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double shifts. >> reporter: worked hard and played hard. >> she would work midnight shift, then sleep for three or four hours, and then she begun and scuba diving, marathon running, you name it. lynn was the most incredible tomboy ever. [laughs] i >> reporter: one more thing, she loved the company of men. many of them, perhaps most, were just friends, some more than that. >> a number of them were ball players or skiers or whatever so she had a lot of male friends. because she was competitive in racquetball. >> so they were more friends than romantic partners. >> she hung out really with, professionals. [laughs] and good-looking professionals and then of course she met richard frank. >> we hit it off pretty quickly, we dated pretty heavily for couple of months.
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>> reporter: could be confusing for richard. not many young women with as many male friends as the crowd that hovered around liz. her sweethearts, as she called them. >> one of the things was trying to find out where i fit in her life. >> reporter: but with richard, i it was romance, was she perhaps a little too intense? which are the perhaps she was. >> it was too much in the beginning. even her sister said that. >> so she was going a little too fast, is that it? >> yeah, yeah. >> but love has a way of circling back, by the end of that summer of 1979, they ran into each other again. on a waterskiing trip. >> i saw her and we started talking. and we decided, you know, okay, let's go out. and for me, it was like, is this the one that got away? >> reporter: it was august 29th,
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a warm summer evening outside lynn's little studio apartment outside in the avenue. lynn was cooking chinese food. she had company, a male friend who had come for dinner, a male friend who is not richard frank. no, this was an ex-boyfriend names joe giarrusso. after dinner, lynn and joe drink some wine, talked about what, we cannot know. and at 11:30 pm or so, he left, and lynn went to bed. early shift at the hospital. wednesday ticked into thursday, the silence. that's when the neighbors heard it, a high pitched scream. and it came from lynn knights little apartment. coming up -- >> my whole world crashed in. >> reporter: 35 years later,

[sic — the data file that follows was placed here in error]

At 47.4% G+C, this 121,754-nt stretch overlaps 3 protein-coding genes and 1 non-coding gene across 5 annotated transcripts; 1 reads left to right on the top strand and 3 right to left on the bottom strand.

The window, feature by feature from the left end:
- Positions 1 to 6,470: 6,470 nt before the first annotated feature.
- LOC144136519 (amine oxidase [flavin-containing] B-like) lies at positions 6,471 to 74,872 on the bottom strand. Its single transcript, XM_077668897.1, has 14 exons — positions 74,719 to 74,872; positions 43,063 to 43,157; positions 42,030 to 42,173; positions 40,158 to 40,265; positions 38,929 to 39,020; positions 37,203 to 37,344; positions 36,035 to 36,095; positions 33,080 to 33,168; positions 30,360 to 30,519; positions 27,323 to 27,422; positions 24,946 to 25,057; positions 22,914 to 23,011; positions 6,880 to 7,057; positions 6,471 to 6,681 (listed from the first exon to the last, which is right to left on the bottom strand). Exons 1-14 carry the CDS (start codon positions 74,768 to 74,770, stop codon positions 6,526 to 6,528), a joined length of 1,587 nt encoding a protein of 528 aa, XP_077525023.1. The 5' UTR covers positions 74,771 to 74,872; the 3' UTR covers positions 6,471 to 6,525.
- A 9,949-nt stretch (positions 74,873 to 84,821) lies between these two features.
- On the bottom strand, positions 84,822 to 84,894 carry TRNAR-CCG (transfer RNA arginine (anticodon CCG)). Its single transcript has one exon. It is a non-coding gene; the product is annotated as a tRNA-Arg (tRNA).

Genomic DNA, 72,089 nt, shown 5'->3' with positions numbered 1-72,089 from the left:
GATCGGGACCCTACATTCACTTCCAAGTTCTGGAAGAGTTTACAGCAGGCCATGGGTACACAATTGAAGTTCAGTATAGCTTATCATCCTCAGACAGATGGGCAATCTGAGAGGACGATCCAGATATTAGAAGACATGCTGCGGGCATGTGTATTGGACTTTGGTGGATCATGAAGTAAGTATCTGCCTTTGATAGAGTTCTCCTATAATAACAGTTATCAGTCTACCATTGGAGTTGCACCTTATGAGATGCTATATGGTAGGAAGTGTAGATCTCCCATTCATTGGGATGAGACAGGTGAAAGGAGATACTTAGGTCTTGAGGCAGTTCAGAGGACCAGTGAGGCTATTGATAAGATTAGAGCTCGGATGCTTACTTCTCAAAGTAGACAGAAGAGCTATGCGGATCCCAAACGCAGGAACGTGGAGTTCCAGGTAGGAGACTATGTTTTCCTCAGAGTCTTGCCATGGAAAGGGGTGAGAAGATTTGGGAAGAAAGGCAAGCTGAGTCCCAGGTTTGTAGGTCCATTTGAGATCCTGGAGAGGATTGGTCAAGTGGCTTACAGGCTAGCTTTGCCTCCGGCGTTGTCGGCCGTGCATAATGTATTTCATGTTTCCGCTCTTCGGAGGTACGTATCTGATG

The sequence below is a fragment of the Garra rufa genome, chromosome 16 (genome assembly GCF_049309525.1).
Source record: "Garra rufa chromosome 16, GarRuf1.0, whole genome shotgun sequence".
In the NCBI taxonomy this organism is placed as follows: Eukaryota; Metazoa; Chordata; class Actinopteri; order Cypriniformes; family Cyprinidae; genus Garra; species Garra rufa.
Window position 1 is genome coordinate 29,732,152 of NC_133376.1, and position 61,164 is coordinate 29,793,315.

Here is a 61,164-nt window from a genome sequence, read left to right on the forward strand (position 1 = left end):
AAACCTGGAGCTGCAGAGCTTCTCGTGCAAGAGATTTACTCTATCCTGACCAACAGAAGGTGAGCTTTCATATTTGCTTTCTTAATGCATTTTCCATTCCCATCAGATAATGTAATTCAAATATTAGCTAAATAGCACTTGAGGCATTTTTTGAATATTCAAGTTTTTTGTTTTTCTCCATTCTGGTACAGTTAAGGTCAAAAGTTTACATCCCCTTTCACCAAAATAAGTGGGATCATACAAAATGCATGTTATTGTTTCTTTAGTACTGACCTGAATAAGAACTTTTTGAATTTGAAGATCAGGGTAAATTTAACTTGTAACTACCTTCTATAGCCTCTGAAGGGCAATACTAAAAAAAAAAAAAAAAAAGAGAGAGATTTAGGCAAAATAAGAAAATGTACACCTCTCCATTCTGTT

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the scene in that apartment would lead a hardened homicide detective in tears. >> you'll have to excuse me. >> reporter: when dateline continues. continues. [ gasps ] sweet! everyone can play and anyone can win. i asked some of my friends to join in too. doja cat! what are you doing? working on my victory dance... for when i win. divine! swipe your way to victory and a year's supply of candy crush gold is yours. delicious! come and get it america. may the best crusher win! join the all stars tournament in candy crush today! oop, someone's not doing their job. okay, let's keep going. shopping for the game can be a minefield for young homeowners who have turned into their parents. can you believe how many different types of water they have in this aisle? kim, did you just change blades back there? -ah. -this is perfect. jackpot. variety pack. remember, it's a football game, not a play date. roger that. one more slice. it can be a lot.
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oh, good, the manager. uh, brian in produce -- very helpful. progressive can't save you from becoming your parents, but we can save you money when you bundle home and auto with us. -pulls to the left a little bit. -nope. growing up in a little red house, on the edge of a forest in norway, there were three things my family encouraged: kindness, honesty and hard work. over time, i've come to add a fourth: be curious. be curious about the world around us, and then go. go with an open heart, and you will find inspiration anew. viking. exploring the world in comfort. >> reporter: this cream was
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almost beyond human, shrill, echoing through the neighborhood on enza avenue avenue. a neighbor next door called 9-1-1. >> i heard a word scream, you know? >> who lives. there lynn knight. >> torrance police arrived minutes later, the apartment